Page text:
One of your Radiation Therapists will call your name when they are ready to treat you.
 
Your Radiation Therapist will introduce themselves and ask you to confirm your identity by asking you to state:
  • your full name,
  • date of birth, and
  • the body site you will be having treatment to.
Your Radiation Therapist will then sit down with you to discuss the treatment process, and expected side effects relating to your treatment. You will have already discussed side effects with your Radiation Oncologist but if you have any questions please feel free to ask your Radiation Therapist who will answer your questions to the best of their knowledge. If necessary they will refer you to the appropriate member of your treatment team who can provide you with further information. 
 
 
 
 
Your Radiation Therapist will take you to your treatment room and you will be asked to lie on the treatment bed in the same position as you were in your planning session.
 
Your mask will then be placed and secured.
 
Your Radiation Therapists will then dim the lights so that the laser beams in the room can be seen clearly. These will be used to guide the them in setting you up in the exact same position every day.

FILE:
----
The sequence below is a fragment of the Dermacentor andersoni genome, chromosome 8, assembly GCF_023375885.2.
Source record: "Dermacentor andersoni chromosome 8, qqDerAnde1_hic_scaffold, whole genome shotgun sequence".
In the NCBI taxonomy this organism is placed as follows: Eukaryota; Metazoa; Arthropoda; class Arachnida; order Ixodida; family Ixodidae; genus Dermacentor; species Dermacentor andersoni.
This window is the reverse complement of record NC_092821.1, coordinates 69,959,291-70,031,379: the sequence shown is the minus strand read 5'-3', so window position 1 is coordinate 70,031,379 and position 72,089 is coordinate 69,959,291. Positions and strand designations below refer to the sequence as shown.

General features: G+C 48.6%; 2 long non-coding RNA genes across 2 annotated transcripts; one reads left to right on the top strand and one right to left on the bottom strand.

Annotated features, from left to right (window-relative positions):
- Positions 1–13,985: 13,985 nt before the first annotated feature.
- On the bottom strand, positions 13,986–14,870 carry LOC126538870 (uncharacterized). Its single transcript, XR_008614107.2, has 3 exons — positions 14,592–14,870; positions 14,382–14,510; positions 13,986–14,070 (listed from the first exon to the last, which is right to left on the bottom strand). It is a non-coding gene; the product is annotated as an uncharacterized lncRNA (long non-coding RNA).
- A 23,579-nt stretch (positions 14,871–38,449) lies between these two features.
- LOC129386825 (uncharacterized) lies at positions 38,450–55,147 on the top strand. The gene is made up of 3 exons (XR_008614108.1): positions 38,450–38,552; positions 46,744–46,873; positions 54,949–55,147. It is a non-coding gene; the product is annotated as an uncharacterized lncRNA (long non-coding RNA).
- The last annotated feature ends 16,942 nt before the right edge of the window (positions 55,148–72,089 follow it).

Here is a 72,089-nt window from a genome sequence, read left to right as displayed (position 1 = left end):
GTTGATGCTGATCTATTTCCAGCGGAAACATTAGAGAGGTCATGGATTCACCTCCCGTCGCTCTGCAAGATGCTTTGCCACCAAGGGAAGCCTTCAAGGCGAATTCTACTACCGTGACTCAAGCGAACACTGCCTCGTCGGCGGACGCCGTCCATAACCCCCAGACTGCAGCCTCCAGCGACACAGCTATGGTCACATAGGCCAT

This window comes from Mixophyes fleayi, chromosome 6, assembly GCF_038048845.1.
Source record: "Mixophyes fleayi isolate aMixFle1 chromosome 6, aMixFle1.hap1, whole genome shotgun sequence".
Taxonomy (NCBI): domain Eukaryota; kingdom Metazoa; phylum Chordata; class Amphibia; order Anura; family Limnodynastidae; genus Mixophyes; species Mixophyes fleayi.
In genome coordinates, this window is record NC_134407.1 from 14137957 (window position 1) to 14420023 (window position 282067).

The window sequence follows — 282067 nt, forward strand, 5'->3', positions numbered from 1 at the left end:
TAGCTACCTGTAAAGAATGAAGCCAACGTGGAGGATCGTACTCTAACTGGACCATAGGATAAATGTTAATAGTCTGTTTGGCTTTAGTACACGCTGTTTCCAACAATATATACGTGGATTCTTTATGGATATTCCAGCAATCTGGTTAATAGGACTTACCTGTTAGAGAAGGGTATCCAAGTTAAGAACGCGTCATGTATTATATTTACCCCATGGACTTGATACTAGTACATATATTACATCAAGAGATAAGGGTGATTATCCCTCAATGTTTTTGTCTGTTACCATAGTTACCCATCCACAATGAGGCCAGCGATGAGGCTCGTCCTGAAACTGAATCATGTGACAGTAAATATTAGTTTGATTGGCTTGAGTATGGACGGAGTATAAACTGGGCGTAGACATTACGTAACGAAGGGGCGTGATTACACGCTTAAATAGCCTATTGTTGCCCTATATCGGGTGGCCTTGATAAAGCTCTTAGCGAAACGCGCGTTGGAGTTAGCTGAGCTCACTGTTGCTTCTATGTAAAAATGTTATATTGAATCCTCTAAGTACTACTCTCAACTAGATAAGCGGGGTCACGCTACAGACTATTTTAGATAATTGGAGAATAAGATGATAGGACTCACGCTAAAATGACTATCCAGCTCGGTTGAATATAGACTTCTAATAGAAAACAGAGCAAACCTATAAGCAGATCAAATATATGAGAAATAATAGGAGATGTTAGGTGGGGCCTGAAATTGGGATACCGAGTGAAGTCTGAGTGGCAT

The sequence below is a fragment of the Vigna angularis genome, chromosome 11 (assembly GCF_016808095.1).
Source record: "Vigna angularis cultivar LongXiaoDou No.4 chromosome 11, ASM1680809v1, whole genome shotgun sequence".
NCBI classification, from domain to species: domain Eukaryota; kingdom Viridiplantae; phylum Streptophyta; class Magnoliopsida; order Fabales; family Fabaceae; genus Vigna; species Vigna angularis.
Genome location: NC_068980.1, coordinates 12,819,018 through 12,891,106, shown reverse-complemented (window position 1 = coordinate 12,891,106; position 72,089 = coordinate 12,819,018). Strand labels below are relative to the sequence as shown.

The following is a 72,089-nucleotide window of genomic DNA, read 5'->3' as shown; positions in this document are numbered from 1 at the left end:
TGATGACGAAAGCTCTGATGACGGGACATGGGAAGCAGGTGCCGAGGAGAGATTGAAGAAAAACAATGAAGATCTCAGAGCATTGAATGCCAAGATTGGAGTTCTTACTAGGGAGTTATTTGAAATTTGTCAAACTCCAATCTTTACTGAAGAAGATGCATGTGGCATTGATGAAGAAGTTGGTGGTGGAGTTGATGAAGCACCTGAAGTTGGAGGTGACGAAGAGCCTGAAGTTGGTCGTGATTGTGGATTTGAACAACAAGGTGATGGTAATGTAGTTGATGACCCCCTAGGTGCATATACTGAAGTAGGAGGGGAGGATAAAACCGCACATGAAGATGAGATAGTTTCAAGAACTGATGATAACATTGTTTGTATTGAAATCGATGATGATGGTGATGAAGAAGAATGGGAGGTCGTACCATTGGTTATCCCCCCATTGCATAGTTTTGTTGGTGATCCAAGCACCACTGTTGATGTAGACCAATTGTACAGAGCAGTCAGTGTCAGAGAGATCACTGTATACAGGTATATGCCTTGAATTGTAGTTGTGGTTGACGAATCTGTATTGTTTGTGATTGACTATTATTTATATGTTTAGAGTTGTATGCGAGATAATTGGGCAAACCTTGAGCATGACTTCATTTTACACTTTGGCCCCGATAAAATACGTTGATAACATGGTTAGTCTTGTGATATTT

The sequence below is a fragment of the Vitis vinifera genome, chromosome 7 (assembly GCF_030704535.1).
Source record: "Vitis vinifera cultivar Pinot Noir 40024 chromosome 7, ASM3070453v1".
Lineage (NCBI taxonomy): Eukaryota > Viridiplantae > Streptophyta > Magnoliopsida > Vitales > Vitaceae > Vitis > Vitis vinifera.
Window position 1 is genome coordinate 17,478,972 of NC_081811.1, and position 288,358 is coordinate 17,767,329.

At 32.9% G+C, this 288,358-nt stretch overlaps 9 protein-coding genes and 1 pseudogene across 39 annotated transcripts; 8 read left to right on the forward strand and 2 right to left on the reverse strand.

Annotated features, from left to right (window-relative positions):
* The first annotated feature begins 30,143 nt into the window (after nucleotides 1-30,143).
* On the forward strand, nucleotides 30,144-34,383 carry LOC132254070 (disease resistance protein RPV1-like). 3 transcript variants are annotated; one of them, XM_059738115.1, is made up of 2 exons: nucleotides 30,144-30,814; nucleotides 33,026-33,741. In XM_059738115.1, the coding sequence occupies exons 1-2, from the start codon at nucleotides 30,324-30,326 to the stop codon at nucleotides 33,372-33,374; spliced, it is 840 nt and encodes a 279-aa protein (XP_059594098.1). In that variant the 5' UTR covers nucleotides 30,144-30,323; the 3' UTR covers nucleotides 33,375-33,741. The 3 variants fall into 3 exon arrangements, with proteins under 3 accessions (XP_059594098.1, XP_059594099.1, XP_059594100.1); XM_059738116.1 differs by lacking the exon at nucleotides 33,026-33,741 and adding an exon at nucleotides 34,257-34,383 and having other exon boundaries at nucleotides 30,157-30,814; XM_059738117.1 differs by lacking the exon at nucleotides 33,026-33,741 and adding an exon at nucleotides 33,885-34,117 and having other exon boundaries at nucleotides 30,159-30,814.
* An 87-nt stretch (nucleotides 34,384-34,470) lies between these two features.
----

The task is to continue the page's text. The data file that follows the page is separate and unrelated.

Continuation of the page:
Your Radiation Therapists may feel for your bones and move you slightly when they are setting you up. It is important that you do not try to help unless asked as usually only millimetre adjustments will be made.
 
The bed and machine will then be moved into the treatment position. The machine may come close to you, but will not touch you at any point during the treatment process.
 
When your Radiation Therapists are ready to treat you, they will let you know and then leave the room. You will hear a doorbell sound as they leave.
 
Just stay nice and still and breathe normally.
 

Radiation therapists monitoring a patient's radiotherapy treatment

 

There are cameras and a microphone inside the room and your Radiation Therapists will use these to monitor you throughout the treatment. If you need your Radiation Therapists for any reason, wave your hand or call out and your Radiation Therapists will come straight in.